While the Bible speaks of Wisdom as a person, it also speaks of wisdom as a benefit to life, created by Christ at the foundation of the world. Proverbs 8 tells us that the Lord brought wisdom forth as the first of His works, before His deeds of old, appointed before eternity, before the world began (see vv. 22–23). Before the “Let us makes” of Genesis 1, even before the “Let there bes,” Wisdom was.
Let’s continue to think of Wisdom both as a person (Christ), and as an asset created by that person . . . a byproduct of the source of all wisdom, if you will.
Wisdom and truth are part of the testament to the richness of that image of God bestowed on humankind that separates us from the animals. (I hesitate to say it’s the whole, because no library could exhaust the contents of the image of God.) But we cannot deny that wisdom the life-force was imparted to man by Wisdom the Person, when Christ breathed life into mankind and he became a living, breathing soul contained in a body.
Imagine that first intaking of breath . . . the first breath of life, how thrilling it must have been for Creator and creature, the tender exchange of life-giving, life-making air, billowing into the lungs from Life Himself.
We sing then with wisdom and amazement of the psalmist:
When I observe your heavens,
the work of your fingers,
the moon and the stars,
which you set in place,
what is a human being that you remember him,
a son of man that you look after him?
You made him little less than God
and crowned him with glory and honor.
You made him ruler over the works of your hands;
you put everything under his feet.
Our first parents knew wisdom through intimacy with Christ. When temptation and sin slithered into the garden, so came Folly—Wisdom’s envious and unfortunate partner throughout Scripture.
They chose instead to dwell with folly and foolishness, and we as their children dwell with the foolishness of our own understanding of the world, apart from the One who created the world. Folly was not a part of the “very good” created order. It was forced upon the man and the woman by a hostile and deceitful enemy, hell-bent on frustrating the first couple’s God-given shalom.
Wisdom’s world of obedience was disfigured. Everything that made her a haven of rest and safety contorted into something grotesque, the product of fearsome rebellion.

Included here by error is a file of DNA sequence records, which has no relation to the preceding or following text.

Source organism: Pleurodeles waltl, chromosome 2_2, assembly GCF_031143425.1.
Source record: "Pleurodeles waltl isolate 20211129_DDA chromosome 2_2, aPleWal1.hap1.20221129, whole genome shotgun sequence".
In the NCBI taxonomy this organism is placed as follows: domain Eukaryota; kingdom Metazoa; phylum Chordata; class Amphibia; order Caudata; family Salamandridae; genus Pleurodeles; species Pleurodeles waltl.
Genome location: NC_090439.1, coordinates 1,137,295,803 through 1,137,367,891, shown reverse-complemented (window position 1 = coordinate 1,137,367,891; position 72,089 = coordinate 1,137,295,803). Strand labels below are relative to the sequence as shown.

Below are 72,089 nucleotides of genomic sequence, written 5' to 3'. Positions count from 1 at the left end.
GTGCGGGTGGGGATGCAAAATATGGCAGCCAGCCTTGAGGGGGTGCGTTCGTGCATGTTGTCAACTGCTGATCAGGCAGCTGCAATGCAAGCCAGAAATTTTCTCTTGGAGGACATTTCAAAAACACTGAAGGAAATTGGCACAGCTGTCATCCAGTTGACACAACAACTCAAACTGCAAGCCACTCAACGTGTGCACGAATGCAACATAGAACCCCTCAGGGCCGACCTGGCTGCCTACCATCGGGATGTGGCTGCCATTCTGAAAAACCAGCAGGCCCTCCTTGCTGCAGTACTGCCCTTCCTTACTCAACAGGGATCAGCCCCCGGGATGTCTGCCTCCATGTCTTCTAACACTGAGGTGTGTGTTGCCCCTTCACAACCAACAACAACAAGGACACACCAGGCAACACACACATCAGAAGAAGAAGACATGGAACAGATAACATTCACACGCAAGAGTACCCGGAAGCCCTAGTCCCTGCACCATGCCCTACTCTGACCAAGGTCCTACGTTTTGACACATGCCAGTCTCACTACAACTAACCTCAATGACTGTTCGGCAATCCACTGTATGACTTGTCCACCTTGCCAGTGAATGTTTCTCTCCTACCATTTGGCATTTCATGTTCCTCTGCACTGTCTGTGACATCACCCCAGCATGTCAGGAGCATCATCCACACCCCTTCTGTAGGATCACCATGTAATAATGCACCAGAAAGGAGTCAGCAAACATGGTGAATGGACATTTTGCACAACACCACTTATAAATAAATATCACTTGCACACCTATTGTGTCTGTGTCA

In an instant, the lights dimmed a bit, the trees drooped, and creation uttered her first weighted groan. Relationship became brokenness, affection became resentment, trust turned to suspicion, unity morphed into discord, security decayed into danger, balance yielded to oppression, abundance evaporated into paucity. To echo Ophelia in Shakespeare’s Hamlet, the sweet bells of harmony with creation became “jangled, out of tune and harsh.”
Put another way, wisdom and truth brought them peace and harmony; folly and lies brought chaos and disorder.
As a result, the tuition for biblical wisdom ever since is now become astronomically high; we can take fire in our laps and experience the pain on our own flesh, or we can trace inquisitive fingers along the burn scars of others and ask, “What hurt you—was it your folly, or someone else’s foolish flame that jumped on you?”
And then we listen for the wisdom. But however the knowledge of consequence comes, someone has paid the price to know what is good and what is not.
Imagine if our first parents had followed the old proverb, stitched and hung on many a wall for generations:
Trust in the Lord with all your heart, and do not lean on your own understanding. In all your ways acknowledge him, and he will make straight your paths. Be not wise on your own eyes; fear the Lord and turn from evil. It will be healing to your flesh and refreshment to your bones. (Prov. 3:5–8)
Imagine if we better followed these wise words today!
by K. A. Ellis
Like all great building projects, the world runs on the wisdom of its Architect. The Bible tells us that the universe—its foundation, inner...